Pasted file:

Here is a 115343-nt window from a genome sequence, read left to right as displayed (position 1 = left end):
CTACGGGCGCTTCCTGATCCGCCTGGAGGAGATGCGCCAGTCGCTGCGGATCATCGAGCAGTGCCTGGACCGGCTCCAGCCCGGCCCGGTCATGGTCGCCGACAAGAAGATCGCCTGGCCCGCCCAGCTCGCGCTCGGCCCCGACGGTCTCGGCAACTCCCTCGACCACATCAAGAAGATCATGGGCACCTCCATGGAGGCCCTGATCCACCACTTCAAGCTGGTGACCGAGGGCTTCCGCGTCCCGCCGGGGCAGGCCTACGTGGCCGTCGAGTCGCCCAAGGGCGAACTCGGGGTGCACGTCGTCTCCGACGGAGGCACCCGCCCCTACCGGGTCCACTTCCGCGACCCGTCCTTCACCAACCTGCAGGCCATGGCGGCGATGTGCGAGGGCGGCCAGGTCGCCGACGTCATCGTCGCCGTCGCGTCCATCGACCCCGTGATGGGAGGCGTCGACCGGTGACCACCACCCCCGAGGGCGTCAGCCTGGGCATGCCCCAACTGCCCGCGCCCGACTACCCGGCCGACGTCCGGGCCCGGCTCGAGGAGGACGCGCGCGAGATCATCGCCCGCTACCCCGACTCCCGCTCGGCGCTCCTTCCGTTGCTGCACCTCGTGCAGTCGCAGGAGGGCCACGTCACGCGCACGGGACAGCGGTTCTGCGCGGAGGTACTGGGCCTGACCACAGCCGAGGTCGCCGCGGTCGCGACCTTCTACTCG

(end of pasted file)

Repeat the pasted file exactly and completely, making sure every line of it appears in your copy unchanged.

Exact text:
Here is a 115343-nt window from a genome sequence, read left to right as displayed (position 1 = left end):
CTACGGGCGCTTCCTGATCCGCCTGGAGGAGATGCGCCAGTCGCTGCGGATCATCGAGCAGTGCCTGGACCGGCTCCAGCCCGGCCCGGTCATGGTCGCCGACAAGAAGATCGCCTGGCCCGCCCAGCTCGCGCTCGGCCCCGACGGTCTCGGCAACTCCCTCGACCACATCAAGAAGATCATGGGCACCTCCATGGAGGCCCTGATCCACCACTTCAAGCTGGTGACCGAGGGCTTCCGCGTCCCGCCGGGGCAGGCCTACGTGGCCGTCGAGTCGCCCAAGGGCGAACTCGGGGTGCACGTCGTCTCCGACGGAGGCACCCGCCCCTACCGGGTCCACTTCCGCGACCCGTCCTTCACCAACCTGCAGGCCATGGCGGCGATGTGCGAGGGCGGCCAGGTCGCCGACGTCATCGTCGCCGTCGCGTCCATCGACCCCGTGATGGGAGGCGTCGACCGGTGACCACCACCCCCGAGGGCGTCAGCCTGGGCATGCCCCAACTGCCCGCGCCCGACTACCCGGCCGACGTCCGGGCCCGGCTCGAGGAGGACGCGCGCGAGATCATCGCCCGCTACCCCGACTCCCGCTCGGCGCTCCTTCCGTTGCTGCACCTCGTGCAGTCGCAGGAGGGCCACGTCACGCGCACGGGACAGCGGTTCTGCGCGGAGGTACTGGGCCTGACCACAGCCGAGGTCGCCGCGGTCGCGACCTTCTACTCG